Mine warfare is the best bang for the buck there is.

The Chinese in their now more numerous fixed positions far from the mainland are now more than ever tied to an easily interdictable supply chain.
The Philippines on the other hand is now pretty much used to a shoestring supply chain. Guess who is more vulnerable to mine warefare at this point?

Mines are easily deployable - the PN and PAF can use existing aircraft with little or no modification.
PN ships can be easily modified to drop them and acquiring self deployable mines would be far cheaper than subs.

If need be, overnight, the PN can shutdown all shipping in and round the Spratly islands then withdraw to the safety of Palawan and Philippine waters and essentially dare the Chinese to invoke the MDT.

adroth:

--- Quote from: Manokski on February 23, 2018, 05:54:57 AM ---The PN is aiming too high I think.
Instead of thinking subs, they should be thinking "mines".

Let history be the guide. 
When the US blockaded Japan, they used Submarines and mines.
When the Iranians first confronted the US, their most potent weapon was mines.

Mine warfare is the best bang for the buck there is.

The Chinese in their now more numerous fixed positions far from the mainland are now more than ever tied to an easily interdictable supply chain.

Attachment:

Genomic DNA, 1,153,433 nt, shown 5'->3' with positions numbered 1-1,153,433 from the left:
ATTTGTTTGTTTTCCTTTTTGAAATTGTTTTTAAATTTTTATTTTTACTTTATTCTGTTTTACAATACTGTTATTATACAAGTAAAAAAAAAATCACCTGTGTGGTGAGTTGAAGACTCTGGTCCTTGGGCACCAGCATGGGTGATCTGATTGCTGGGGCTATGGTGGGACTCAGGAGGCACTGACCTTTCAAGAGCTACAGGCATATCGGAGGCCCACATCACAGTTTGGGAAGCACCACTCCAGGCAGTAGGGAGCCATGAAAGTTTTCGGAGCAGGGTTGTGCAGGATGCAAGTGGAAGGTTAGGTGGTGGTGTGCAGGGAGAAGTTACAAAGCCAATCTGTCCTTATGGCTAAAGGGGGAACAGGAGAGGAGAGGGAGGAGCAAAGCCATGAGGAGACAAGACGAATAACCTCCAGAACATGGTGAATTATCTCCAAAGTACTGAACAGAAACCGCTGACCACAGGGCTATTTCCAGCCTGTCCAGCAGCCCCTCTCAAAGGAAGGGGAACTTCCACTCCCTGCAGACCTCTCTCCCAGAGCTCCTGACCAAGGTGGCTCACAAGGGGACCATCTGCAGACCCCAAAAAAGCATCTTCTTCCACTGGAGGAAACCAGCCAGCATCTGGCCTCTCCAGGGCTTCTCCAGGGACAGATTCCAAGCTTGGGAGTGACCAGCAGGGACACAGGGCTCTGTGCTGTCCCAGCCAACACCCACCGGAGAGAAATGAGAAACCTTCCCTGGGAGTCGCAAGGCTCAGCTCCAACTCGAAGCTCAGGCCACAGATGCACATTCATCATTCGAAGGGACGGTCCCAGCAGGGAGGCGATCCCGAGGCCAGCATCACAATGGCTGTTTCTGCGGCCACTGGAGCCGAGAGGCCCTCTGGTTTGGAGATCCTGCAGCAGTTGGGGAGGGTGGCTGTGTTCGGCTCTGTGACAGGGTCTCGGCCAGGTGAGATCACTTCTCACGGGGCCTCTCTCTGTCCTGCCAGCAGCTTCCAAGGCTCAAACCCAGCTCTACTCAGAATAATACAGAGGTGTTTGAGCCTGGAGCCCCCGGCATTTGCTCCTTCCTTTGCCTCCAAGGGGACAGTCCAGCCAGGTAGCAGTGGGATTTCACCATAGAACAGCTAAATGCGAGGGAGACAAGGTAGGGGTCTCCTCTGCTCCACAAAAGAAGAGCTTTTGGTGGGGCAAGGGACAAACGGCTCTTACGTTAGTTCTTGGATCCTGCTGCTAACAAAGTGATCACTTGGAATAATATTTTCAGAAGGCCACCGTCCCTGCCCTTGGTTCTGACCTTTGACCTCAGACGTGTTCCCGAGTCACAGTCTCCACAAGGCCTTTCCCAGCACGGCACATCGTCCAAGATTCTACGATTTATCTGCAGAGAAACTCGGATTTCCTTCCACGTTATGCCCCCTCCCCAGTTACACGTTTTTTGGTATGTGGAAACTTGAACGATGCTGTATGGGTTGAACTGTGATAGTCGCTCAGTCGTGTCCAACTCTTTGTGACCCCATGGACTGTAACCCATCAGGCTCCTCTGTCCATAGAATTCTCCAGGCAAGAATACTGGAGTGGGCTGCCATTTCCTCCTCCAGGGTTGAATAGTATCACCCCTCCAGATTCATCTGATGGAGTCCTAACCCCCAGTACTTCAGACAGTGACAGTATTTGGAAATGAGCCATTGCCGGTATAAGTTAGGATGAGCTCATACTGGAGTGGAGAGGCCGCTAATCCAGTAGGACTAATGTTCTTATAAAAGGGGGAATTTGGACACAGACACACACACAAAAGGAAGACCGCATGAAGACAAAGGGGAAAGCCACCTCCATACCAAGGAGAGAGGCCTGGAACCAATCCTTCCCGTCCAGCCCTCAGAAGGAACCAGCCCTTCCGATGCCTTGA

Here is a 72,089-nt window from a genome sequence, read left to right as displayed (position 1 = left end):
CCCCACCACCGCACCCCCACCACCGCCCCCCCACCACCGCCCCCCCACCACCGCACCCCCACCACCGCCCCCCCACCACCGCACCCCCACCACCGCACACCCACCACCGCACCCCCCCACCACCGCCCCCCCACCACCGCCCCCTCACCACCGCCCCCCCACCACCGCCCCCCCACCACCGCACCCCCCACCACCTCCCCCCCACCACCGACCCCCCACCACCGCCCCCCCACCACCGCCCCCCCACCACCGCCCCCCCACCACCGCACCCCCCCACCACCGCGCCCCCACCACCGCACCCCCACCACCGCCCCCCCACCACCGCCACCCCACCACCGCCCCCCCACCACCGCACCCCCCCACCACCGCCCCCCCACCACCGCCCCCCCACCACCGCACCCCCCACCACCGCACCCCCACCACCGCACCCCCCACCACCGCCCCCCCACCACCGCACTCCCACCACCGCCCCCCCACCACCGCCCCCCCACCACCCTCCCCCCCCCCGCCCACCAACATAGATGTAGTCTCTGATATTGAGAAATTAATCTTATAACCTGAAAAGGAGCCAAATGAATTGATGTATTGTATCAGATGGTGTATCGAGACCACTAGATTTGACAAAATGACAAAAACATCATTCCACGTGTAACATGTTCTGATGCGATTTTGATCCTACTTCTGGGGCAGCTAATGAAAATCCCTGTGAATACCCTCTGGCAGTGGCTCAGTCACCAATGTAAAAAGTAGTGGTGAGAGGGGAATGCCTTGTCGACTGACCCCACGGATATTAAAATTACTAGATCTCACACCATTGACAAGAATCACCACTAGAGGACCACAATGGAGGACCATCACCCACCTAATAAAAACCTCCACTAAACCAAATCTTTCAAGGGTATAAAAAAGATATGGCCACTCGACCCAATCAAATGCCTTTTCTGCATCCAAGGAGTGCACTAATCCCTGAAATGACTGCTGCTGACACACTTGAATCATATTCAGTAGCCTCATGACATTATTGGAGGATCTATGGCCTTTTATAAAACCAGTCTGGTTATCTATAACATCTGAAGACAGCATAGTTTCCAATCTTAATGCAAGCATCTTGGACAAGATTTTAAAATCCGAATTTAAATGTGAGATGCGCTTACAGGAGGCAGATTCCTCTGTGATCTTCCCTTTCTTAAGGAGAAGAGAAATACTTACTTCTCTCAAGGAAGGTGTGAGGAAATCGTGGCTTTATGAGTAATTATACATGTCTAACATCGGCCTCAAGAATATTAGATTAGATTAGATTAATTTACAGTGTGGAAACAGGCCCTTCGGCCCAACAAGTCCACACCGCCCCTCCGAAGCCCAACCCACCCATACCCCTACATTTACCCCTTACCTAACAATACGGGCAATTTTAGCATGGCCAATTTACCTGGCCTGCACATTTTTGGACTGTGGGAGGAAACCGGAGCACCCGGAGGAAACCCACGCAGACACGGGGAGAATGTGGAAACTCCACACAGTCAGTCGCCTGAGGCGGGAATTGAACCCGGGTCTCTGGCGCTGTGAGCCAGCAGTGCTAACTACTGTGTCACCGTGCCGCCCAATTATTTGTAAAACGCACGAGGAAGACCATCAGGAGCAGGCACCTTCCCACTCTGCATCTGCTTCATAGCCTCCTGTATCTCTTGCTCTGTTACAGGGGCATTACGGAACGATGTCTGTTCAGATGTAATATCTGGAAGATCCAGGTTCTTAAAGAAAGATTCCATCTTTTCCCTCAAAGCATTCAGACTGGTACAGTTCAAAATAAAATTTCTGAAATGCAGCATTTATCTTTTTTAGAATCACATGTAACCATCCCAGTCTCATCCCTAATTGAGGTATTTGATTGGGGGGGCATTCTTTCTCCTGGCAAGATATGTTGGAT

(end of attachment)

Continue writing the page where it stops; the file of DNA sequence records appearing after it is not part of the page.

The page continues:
The Philippines on the other hand is now pretty much used to a shoestring supply chain. Guess who is more vulnerable to mine warefare at this point?

Mines are easily deployable - the PN and PAF can use existing aircraft with little or no modification.
PN ships can be easily modified to drop them and acquiring self deployable mines would be far cheaper than subs.

If need be, overnight, the PN can shutdown all shipping in and round the Spratly islands then withdraw to the safety of Palawan and Philippine waters and essentially dare the Chinese to invoke the MDT.

--- End quote ---

With mines, there is a fine line between mines that are internationally acceptable, and mines that are considered an act of war once deployed

http://avalon.law.yale.edu/20th_century/hague08.asp

https://warontherocks.com/2014/10/an-act-of-war-the-law-of-naval-mining/

LionFlyer:

--- Quote from: Manokski on February 23, 2018, 05:54:57 AM ---If need be, overnight, the PN can shutdown all shipping in and round the Spratly islands then withdraw to the safety of Palawan and Philippine waters and essentially dare the Chinese to invoke the MDT.

--- End quote ---

Other nations using the Spratly will clearly object to any attempts to close down the Spratly, especially using mines which are indiscriminate.  What you have described is offensive mine warfare in an international transit route.

Navigation

[0] Message Index

[#] Next page

Go to full version